Luxembourg History

Prehistory and early history

The area of ​​what is now Luxembourg was inhabited as early as the Paleolithic Age. One of the oldest settlements is Oetringen, where 15,000 year old bones were found. In the Neolithic Age, people settled here too. Different cultures formed.

In the Iron Age, the Titelberg was the most important settlement. It is located in the southwest of today’s country, in the triangle with France and Belgium. There were Celts who lived here, from the Treveri tribe. In the 1st century BC The Romans came and conquered the area. It became part of the Roman Empire.

Part of the Franconian Empire

In the 5th century, the Franks pushed back the Romans and Luxembourg became part of the Frankish Empire. Christianity spread and many monasteries were built. The Echternach monastery was founded in Luxembourg in 698.

With the division of the Franconian Empire, Luxembourg’s area in 843 first became part of the Central Franconian Empire of Lothar, and then in 925 to the Eastern Franconian Empire. That eventually became the Holy Roman Empire.

Lucilinburhuc Castle was first mentioned in 963. Count Siegfried I acquired the rock with this castle. From 1083, his descendants called themselves Counts of Luxembourg after this castle.

Duchy of Luxembourg

In 1308 Heinrich von Luxemburg was elected Emperor of the Holy Roman Empire of the German Nation. His son John became King of Bohemia in 1310. In this way they expanded the power of the Luxembourgers. In 1354 the county became a duchy. Wenceslas I became the first duke. With the death of Sigismund, the main line of the Luxembourgers died out in 1437. The duchy came to the House of Burgundy, later to the House of Habsburg. The rulership changed several times.

In the 17th century, Luxembourg lost parts of its country, which at that time was larger than today’s territory, to France. Luxembourg came under French rule again and again, for example from 1684 to 1697 and again at the beginning of the 19th century.

Grand Duchy of Luxembourg in the 19th century

When the Holy Roman Empire ended in 1806, Luxembourg initially fell to France. The Congress of Vienna decided in 1815 that Luxembourg should belong to the German Confederation. It was also elevated to a Grand Duchy. At the same time, the Dutch king ruled in personal union as the Grand Duke of Luxembourg. The Congress of Vienna decided that too. The rule over Luxembourg was intended to compensate the Netherlands for the loss of other areas.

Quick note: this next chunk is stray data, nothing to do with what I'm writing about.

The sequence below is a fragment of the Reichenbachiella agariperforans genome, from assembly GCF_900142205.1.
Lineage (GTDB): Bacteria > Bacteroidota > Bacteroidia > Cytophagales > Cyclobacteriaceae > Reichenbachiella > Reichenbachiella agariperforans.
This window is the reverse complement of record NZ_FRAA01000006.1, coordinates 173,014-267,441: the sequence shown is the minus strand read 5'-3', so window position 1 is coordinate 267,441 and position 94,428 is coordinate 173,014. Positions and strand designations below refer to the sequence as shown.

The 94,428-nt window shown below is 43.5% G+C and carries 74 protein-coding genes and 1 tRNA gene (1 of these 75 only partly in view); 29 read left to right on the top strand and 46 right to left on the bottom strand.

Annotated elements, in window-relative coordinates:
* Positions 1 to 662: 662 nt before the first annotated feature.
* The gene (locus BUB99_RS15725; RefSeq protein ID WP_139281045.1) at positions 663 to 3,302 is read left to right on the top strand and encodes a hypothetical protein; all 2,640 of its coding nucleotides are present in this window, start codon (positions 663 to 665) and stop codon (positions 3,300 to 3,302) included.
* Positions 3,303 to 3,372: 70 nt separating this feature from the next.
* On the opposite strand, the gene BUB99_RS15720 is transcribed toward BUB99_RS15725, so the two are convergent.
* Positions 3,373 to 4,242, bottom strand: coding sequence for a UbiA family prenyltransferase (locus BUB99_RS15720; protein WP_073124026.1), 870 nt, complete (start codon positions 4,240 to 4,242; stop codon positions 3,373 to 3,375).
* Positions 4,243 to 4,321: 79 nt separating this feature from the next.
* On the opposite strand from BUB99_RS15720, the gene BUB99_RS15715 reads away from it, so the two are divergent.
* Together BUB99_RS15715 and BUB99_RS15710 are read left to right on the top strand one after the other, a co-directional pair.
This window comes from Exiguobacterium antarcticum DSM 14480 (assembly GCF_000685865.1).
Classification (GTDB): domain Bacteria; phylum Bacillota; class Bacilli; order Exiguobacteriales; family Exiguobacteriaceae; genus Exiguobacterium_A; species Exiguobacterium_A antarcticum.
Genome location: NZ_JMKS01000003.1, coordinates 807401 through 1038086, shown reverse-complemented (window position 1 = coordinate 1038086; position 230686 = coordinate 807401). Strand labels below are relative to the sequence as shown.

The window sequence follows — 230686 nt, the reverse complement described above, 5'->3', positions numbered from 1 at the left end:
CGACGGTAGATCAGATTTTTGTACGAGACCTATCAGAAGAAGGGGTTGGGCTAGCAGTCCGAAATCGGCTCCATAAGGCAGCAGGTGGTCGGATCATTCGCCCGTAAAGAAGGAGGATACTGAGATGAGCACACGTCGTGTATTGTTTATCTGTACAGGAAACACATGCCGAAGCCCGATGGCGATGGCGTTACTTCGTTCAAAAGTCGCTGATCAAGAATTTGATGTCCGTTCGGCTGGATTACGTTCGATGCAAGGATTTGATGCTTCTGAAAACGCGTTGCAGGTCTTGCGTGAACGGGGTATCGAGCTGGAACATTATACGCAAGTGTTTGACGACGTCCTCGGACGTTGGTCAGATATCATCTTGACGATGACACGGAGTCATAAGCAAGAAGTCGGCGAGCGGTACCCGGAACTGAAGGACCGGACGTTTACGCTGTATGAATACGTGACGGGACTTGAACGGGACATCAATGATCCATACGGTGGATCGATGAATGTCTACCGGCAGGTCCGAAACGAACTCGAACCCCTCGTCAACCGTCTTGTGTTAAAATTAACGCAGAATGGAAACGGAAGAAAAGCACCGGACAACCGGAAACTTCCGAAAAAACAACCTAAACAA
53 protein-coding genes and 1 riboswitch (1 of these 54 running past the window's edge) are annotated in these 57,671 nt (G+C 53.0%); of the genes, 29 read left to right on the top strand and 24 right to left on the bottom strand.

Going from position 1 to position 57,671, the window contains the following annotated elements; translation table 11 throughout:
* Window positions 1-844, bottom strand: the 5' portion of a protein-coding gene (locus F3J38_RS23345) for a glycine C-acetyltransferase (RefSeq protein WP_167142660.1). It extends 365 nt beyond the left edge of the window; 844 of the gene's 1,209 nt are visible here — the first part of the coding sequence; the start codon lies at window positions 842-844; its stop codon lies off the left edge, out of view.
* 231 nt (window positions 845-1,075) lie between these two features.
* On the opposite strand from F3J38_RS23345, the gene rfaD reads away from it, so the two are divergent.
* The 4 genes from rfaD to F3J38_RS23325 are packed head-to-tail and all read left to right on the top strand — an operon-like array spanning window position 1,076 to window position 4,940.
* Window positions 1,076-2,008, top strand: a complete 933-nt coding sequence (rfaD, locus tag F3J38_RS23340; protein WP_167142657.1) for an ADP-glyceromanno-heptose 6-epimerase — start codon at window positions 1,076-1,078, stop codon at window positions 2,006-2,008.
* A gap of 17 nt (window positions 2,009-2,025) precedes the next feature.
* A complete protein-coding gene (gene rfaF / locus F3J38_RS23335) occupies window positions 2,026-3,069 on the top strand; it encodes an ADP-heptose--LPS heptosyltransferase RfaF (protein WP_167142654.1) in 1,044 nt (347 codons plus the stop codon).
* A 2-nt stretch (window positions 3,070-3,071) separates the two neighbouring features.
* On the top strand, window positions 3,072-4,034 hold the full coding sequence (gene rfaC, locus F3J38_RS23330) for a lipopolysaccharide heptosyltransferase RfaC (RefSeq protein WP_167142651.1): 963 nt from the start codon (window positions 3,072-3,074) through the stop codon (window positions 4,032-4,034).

In 1866 the German Confederation dissolved. A year later the Luxembourg crisis broke out. Napoleon III France wanted to buy Luxembourg from the Netherlands. There was strong protest in Luxembourg against this. Finally, Luxembourg was declared “forever neutral ” at a meeting of the great powers.

In 1890 the Dutch King Wilhelm III died. without male descendants and so in Luxembourg the closest relatives, the dukes of Nassau-Weilburg, came to the ducal throne. Adolf von Nassau became Grand Duke.

The Grand Duchesses Marie and Charlotte

In 1912 the Nassau-Weilburg line died out because Wilhelm IV had no male descendants. After a change in the law, his daughter Marie initially followed him to the throne. During the First World War, Luxembourg was occupied by German troops. Marie was accused of being too pro-German.

In 1919 Marie resigned and named her sister Charlotte as her successor. A referendum confirmed this decision. Charlotte married Felix von Bourbon-Parma. However, their name determined the ruling dynasty, which was now the House of Luxemburg-Nassau. When Luxembourg was again occupied by German troops in 1940, Charlotte and her family fled into exile. From there she became a symbol of the freedom and independence of her country. In 1944, Luxembourg was liberated by American troops and the family returned. In 1948, the “permanent neutrality” that had existed since 1867 was formally abolished.

Charlotte remained Grand Duchess until 1964, when she abdicated in favor of her son Jean.

The Grand Dukes Jean (1964-2000) and Henri (since 2000)

In 1964, Charlotte’s son Jean became Grand Duke. As a country located in Europe detailed by militarynous, Luxembourg developed from an agricultural and industrialized country to a center for services. International banks and other companies settled in Luxembourg. Luxembourg established a customs and economic union (Benelux countries) with the Netherlands and Belgium. In 1957, Luxembourg was one of the founding members of the European Economic Community.

In 1985, the Schengen Agreement was signed in the Luxembourg Moselle town of Schengen. It regulates the abolition of border controls in the participating states. Today, Luxembourg is the seat of the EU Council of Ministers, the European Court of Justice, the EU Commission and the European Court of Auditors. You can find more information about the EU here !

Grand Duke Jean remained in office until 2000, when he abdicated in favor of his son Henri. The euro has been used to pay in Luxembourg since 2002.

Luxembourg History

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